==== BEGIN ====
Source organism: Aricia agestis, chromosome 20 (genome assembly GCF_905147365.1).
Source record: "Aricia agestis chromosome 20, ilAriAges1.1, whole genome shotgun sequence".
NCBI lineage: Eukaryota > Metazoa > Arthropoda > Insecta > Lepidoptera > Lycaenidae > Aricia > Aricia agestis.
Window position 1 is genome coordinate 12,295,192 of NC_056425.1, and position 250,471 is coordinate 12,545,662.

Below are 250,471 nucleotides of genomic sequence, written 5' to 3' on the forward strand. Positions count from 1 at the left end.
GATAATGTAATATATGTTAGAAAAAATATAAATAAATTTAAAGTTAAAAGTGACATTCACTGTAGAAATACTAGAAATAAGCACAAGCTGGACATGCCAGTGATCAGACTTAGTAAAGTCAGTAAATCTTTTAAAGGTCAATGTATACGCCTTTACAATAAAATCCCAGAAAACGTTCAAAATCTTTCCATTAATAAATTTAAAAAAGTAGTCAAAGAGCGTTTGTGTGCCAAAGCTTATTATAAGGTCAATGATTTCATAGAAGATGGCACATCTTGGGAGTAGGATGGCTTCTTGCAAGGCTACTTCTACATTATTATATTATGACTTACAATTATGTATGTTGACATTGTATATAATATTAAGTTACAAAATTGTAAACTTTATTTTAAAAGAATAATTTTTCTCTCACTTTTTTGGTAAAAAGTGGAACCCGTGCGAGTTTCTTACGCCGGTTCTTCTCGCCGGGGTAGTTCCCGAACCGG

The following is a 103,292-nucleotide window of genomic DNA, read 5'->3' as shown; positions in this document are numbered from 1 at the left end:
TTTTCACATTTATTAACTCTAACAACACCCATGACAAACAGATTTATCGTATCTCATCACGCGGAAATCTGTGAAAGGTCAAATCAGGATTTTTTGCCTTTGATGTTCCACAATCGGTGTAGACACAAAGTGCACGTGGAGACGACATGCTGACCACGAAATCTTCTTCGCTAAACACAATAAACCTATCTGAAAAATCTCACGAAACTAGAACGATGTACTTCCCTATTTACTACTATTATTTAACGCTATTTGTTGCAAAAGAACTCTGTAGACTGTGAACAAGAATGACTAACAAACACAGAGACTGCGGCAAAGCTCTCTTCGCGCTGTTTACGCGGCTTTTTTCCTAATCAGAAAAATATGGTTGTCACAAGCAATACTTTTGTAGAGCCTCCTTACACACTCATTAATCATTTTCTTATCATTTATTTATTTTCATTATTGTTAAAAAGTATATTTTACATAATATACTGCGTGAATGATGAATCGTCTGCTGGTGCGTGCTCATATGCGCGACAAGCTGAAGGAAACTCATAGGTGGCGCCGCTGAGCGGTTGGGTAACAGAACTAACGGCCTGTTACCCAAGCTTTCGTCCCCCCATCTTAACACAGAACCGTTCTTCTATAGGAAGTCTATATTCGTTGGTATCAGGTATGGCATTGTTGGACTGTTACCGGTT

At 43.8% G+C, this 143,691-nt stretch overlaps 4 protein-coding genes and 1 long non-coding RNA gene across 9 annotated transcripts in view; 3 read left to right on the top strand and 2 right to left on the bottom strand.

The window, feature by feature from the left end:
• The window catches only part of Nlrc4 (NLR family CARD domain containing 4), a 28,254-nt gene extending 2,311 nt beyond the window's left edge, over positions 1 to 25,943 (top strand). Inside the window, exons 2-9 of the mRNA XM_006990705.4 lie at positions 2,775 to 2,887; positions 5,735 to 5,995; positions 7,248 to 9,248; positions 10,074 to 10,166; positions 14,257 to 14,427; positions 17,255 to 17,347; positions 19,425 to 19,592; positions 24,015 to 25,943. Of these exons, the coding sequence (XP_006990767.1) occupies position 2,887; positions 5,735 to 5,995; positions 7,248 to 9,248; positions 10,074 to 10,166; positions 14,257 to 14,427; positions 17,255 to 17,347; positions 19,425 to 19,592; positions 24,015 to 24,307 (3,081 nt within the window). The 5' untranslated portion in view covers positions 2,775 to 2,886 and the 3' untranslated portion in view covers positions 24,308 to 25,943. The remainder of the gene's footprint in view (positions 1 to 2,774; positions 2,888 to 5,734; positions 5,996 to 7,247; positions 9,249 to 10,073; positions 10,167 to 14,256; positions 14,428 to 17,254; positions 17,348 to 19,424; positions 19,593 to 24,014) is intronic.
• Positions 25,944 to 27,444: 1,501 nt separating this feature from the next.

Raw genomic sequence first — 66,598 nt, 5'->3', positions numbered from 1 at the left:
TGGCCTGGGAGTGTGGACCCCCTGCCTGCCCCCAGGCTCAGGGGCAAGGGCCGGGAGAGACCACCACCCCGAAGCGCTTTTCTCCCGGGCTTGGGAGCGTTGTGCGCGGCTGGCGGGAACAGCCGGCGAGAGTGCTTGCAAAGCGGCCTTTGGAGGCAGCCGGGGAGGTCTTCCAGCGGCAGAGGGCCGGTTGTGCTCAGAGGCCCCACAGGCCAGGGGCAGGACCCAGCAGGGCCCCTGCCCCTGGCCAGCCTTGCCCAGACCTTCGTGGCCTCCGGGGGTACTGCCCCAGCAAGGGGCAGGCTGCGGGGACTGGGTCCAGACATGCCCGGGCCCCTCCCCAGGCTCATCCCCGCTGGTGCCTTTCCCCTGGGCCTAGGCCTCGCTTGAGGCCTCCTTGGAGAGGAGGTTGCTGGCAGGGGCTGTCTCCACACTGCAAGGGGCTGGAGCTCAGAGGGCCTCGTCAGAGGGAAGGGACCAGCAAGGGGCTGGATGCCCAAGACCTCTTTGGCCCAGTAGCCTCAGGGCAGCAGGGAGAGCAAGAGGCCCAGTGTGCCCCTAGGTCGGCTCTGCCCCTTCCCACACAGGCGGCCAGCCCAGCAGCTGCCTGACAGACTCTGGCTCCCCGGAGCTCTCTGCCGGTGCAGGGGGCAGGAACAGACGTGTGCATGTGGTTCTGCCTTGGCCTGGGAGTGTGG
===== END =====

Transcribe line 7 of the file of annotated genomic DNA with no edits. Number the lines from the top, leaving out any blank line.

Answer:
The following is a 103,292-nucleotide window of genomic DNA, read 5'->3' as shown; positions in this document are numbered from 1 at the left end: